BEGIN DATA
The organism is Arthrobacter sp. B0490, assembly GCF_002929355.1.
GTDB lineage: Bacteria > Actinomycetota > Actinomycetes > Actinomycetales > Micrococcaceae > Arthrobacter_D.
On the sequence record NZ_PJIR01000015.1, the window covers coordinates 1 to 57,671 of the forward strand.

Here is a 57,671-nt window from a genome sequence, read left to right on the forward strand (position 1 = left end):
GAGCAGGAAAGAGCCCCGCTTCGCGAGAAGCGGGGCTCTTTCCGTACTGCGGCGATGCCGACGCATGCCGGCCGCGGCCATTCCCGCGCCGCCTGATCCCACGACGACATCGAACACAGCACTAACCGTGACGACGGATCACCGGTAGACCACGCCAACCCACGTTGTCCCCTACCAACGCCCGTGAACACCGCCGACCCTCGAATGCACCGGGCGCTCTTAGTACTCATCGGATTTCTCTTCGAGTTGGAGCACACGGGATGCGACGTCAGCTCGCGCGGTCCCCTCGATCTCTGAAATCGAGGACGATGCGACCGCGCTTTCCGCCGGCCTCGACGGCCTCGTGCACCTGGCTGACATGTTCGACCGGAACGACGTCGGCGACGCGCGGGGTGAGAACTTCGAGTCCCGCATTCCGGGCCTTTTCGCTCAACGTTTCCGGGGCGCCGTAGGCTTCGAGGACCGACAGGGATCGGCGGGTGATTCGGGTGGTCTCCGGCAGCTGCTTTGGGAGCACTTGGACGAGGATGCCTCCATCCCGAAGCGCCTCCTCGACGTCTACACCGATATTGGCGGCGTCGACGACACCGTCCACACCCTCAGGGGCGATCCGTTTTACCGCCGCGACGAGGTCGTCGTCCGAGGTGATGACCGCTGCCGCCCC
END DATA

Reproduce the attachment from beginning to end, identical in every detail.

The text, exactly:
The organism is Arthrobacter sp. B0490, assembly GCF_002929355.1.
GTDB lineage: Bacteria > Actinomycetota > Actinomycetes > Actinomycetales > Micrococcaceae > Arthrobacter_D.
On the sequence record NZ_PJIR01000015.1, the window covers coordinates 1 to 57,671 of the forward strand.

Here is a 57,671-nt window from a genome sequence, read left to right on the forward strand (position 1 = left end):
GAGCAGGAAAGAGCCCCGCTTCGCGAGAAGCGGGGCTCTTTCCGTACTGCGGCGATGCCGACGCATGCCGGCCGCGGCCATTCCCGCGCCGCCTGATCCCACGACGACATCGAACACAGCACTAACCGTGACGACGGATCACCGGTAGACCACGCCAACCCACGTTGTCCCCTACCAACGCCCGTGAACACCGCCGACCCTCGAATGCACCGGGCGCTCTTAGTACTCATCGGATTTCTCTTCGAGTTGGAGCACACGGGATGCGACGTCAGCTCGCGCGGTCCCCTCGATCTCTGAAATCGAGGACGATGCGACCGCGCTTTCCGCCGGCCTCGACGGCCTCGTGCACCTGGCTGACATGTTCGACCGGAACGACGTCGGCGACGCGCGGGGTGAGAACTTCGAGTCCCGCATTCCGGGCCTTTTCGCTCAACGTTTCCGGGGCGCCGTAGGCTTCGAGGACCGACAGGGATCGGCGGGTGATTCGGGTGGTCTCCGGCAGCTGCTTTGGGAGCACTTGGACGAGGATGCCTCCATCCCGAAGCGCCTCCTCGACGTCTACACCGATATTGGCGGCGTCGACGACACCGTCCACACCCTCAGGGGCGATCCGTTTTACCGCCGCGACGAGGTCGTCGTCCGAGGTGATGACCGCTGCCGCCCC